In the US State of Georgia the Public Service Commission (PSC) has approved investments of $11.57 million in compressed natural gas (CNG) fueling infrastructure for up to 10 stations that could be constructed over the next five years, based on the size of each station. The new CNG stations may be located throughout metro Atlanta and along major transportation corridors in the state depending on demand. Atlanta Gas Light (AGL), a natural gas distributor and subsidiary of AGL Resources, will provide a new CNG service under a PSC-approved rate to retail station owners. A portion of the proceeds from the program would also allow AGL to offer affordable low-cost leases of home refueling appliances to individuals that own CNG vehicles.
“Georgia is positioned geographically to be the hub for CNG fueling station expansion in the Southeast, and this new program will enable AGL to partner with private CNG investors to meet the region’s growing demand for CNG,” said Ian Skelton, Director of AGL’s natural gas vehicle program. “Fleet owners and vehicle manufacturers recognize the significant price advantage CNG holds over petroleum and now AGL will be ready to serve the market as these Georgia-based commercial and municipal fleets switch to CNG.” The average retail price for all grades of gasoline and diesel fuel has stayed above $3.50 per gallon for most of this year.
AGL proposed a plan several months ago that proposed utilization of the State’s Universal Service Funds (USF) to expand CNG infrastructure.
The USF was established in 1998: (1) To cover a portion of the uncollectible losses of marketers who serve poorly paying customers; and (2) To continue expansion of the distribution system into areas that are currently not served by natural gas. In March, the Georgia General Assembly gave expressed authorization for USF to be utilized for natural gas fueling infrastructure for motor vehicles.
The AGL program is designed to stimulate private investment in fleet vehicles and CNG stations by allowing AGL to invest in CNG equipment at each new station using proceeds from USF. Station costs can range from $600,000 to approximately $1.5 million to build.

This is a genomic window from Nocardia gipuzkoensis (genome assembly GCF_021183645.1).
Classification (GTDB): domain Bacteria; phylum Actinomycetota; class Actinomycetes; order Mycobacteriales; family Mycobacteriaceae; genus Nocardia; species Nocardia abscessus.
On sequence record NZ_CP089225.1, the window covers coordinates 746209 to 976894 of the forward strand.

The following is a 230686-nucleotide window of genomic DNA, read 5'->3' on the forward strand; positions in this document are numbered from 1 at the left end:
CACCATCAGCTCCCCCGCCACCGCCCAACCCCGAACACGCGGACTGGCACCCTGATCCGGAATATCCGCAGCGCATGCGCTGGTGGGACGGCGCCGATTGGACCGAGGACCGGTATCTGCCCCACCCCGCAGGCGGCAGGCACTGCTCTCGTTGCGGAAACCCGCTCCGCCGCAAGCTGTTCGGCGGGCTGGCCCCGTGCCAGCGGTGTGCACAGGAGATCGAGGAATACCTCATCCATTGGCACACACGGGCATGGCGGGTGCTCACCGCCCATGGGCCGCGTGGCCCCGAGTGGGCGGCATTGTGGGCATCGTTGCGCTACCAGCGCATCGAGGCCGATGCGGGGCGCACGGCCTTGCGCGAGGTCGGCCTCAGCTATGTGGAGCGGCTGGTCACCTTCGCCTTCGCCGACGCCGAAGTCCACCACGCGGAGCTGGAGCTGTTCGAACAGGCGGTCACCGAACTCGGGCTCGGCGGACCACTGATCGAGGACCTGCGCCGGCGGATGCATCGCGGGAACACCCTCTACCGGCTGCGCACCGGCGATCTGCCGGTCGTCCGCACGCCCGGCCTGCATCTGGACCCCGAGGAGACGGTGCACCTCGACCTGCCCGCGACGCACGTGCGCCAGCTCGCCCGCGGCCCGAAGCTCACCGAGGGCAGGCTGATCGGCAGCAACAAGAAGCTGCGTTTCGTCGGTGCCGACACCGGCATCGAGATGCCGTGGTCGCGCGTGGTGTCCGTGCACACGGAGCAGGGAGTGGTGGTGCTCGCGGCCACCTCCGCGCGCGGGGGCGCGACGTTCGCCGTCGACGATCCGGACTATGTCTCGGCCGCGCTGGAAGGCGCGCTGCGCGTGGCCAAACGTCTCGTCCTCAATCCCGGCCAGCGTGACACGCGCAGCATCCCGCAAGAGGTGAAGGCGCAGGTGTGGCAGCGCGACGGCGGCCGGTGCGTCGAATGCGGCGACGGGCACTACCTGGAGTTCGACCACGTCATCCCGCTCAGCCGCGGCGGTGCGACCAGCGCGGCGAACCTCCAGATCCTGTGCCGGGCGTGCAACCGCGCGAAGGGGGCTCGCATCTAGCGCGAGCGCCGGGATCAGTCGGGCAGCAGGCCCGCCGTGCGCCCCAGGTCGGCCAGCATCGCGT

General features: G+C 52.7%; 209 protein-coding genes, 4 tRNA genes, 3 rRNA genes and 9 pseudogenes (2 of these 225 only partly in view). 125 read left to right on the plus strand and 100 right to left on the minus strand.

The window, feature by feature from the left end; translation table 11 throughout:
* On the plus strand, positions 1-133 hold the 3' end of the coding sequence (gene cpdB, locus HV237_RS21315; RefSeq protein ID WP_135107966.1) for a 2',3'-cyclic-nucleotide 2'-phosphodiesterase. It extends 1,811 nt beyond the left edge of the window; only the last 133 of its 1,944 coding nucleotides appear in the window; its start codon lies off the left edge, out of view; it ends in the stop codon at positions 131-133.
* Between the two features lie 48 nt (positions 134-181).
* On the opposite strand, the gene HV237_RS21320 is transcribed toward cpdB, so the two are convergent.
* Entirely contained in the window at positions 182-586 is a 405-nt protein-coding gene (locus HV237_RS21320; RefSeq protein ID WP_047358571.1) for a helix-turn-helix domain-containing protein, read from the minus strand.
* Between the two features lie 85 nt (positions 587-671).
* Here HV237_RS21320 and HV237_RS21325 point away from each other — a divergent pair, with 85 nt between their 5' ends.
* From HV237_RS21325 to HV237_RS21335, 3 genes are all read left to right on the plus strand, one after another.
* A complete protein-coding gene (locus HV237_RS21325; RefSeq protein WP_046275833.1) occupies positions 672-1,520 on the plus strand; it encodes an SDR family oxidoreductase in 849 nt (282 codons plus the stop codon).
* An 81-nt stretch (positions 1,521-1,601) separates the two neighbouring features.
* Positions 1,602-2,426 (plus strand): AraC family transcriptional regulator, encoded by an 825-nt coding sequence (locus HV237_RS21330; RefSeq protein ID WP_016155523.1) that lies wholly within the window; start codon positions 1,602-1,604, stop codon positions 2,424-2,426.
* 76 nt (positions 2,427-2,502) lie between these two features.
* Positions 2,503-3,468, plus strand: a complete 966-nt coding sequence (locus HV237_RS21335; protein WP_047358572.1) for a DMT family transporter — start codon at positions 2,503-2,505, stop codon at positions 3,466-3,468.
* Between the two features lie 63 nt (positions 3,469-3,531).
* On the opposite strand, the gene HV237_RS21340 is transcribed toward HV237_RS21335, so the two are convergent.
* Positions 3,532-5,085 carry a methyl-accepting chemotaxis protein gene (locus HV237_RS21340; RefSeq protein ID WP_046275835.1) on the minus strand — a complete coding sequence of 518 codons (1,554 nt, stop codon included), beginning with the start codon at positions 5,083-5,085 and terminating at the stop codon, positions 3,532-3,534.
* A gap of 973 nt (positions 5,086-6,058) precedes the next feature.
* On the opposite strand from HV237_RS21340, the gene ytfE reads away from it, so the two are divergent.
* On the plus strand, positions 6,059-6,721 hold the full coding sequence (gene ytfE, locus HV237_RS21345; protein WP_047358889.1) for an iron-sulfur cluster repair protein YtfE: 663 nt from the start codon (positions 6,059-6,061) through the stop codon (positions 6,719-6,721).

In order to qualify for funding, applicants must demonstrate they can secure the real estate for the station, develop the site consistent with local zoning, fund 100 percent of the CNG station costs, and hold contracts with fleet customers to utilize what amounts to approximately 30 percent of a proposed station’s capacity.
Retailers would purchase natural gas from certificated marketers and resell it as CNG to the public. The initial station locations will be largely determined based on proximity to commercial fleet customers who would use the stations.
Public Access Stations will allow any CNG customer to obtain refueling services using fleet management cards or standard credit cards. Limited Access Stations can be set up to serve municipal, county, state or other governmental fleets where no public access is practical. Leases for home refueling appliances are estimated to cost customers approximately $50-$60 per month.
AGL will own and maintain the CNG equipment connected to its traditional natural gas distribution system and provide utility services to station owners. Transportation delivery charges and actual costs associated with operations and maintenance will be collected from the retailers. Revenue collected from a separate equipment utilization fee will be placed in a reserve account to fund a portion of the cost of leasing home refueling appliances, constructing additional CNG facilities, and making replacing major components of the CNG equipment.
Contracts between AGL and potential CNG retailers will occur following a request for proposal (RFP) process that will begin early next year. The RFP process should last into the third quarter of 2012 with construction proceeding later in the year.
(This article primarily compiled using information from an AGL Resources, Inc. press release)